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> Given that the "passionate content providers" only make 25% of what users pay, I think that's a very generous interpretation.

True however market rate for platform/store is 30% + 20% royalty if you use an IP + 5%-10% for engine or more for publishing dollars.

Many regular game breakdowns are the game developer only get 40-60% revenues, 70% if they have no other costs on most stores including Steam.

With the paid mods Valve took 30% (industry average although it should be challenged -- set by Apple), Bethesda took 45%, 25% for royalty and 20% for their take. Leaving 25% for the content creator.

Other developers could have given up to 50% to the content creator which is as good as many developers get on an original title. Valve probably wants to give more but they can't because other developers would be scared away due to unfairness since Valve owns the platform. 25% is low yes but it is more than people make at a crappy job or more than anyone gets at their day job in terms of ownership or points on profit/work.

I think with the backlash it is good that people can influence companies but much of it was black and white. Mods will always exist with or without Steam. Free mods would only grow with a paid mod side market as any economy grows when money is added in, the free side would have grown. Many of the sharing issues could have been alleviated with a shareable license the creator could add. Pay what you want with a simple breakdown could have been default like Humble Bundle. They also should have launched it with a better breakdown on the initial developer and game chosen.

The mod market will get money invading it again as it is immense and we live in a capitalist system where nothing of sufficient size evades money, but it will be smarter next time. Over the long term, it will make mods more prevalent and overall quality will go up at the top. There may even be a mod professional job someday, I think it is good when people can make income from making or playing games. If you can make money doing what you love then you can spend more time doing it. And donations aren't enough for good mod makers to keep doing it when there are other things they can do.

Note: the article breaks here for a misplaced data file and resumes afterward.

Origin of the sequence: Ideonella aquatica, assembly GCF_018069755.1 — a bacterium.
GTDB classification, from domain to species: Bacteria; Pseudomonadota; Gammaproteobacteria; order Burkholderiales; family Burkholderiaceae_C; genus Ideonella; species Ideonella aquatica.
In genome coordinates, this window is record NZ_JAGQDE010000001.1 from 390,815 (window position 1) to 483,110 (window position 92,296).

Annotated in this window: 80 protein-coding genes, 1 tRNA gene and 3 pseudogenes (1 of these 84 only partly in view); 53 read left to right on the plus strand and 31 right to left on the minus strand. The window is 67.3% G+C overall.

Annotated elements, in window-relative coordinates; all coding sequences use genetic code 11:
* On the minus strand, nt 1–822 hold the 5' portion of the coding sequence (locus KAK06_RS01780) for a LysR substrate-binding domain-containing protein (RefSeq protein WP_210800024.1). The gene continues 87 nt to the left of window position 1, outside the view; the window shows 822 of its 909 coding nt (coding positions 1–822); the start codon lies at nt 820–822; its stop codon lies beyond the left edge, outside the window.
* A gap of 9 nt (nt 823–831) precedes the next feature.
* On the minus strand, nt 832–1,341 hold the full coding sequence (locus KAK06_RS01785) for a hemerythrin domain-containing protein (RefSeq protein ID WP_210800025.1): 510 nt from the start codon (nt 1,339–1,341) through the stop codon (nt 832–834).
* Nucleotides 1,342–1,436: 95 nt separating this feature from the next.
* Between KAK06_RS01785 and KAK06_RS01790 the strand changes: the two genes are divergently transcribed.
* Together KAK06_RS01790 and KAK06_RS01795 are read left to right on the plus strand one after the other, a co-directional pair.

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Close your right eye, your nose will appear on the right of your left eye. Close your left eye, your nose will appear on the left of your right eye. They have this correct. When you put the goggles on it will seem the same as you currently see, the nose fades because it is on the far side of your vision field of view and on opposite sides.

I always wondered after seeing this a bit ago if the addition of a torso might also help. Part of the disorientation might be that it seems like your body is not there. A nose with a torso and eventually LeapMotion like hand controls/arms, may help reduce VR sickness.

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Content is king and Gates was right: http://www.craigbailey.net/content-is-king-by-bill-gates/

Content is where I expect much of the real money will be made on the Internet, just as it was in broadcasting.

The television revolution that began half a century ago spawned a number of industries, including the manufacturing of TV sets, but the long-term winners were those who used the medium to deliver information and entertainment.

When it comes to an interactive network such as the Internet, the definition of “content” becomes very wide. For example, computer software is a form of content-an extremely important one, and the one that for Microsoft will remain by far the most important.

But the broad opportunities for most companies involve supplying information or entertainment. No company is too small to participate.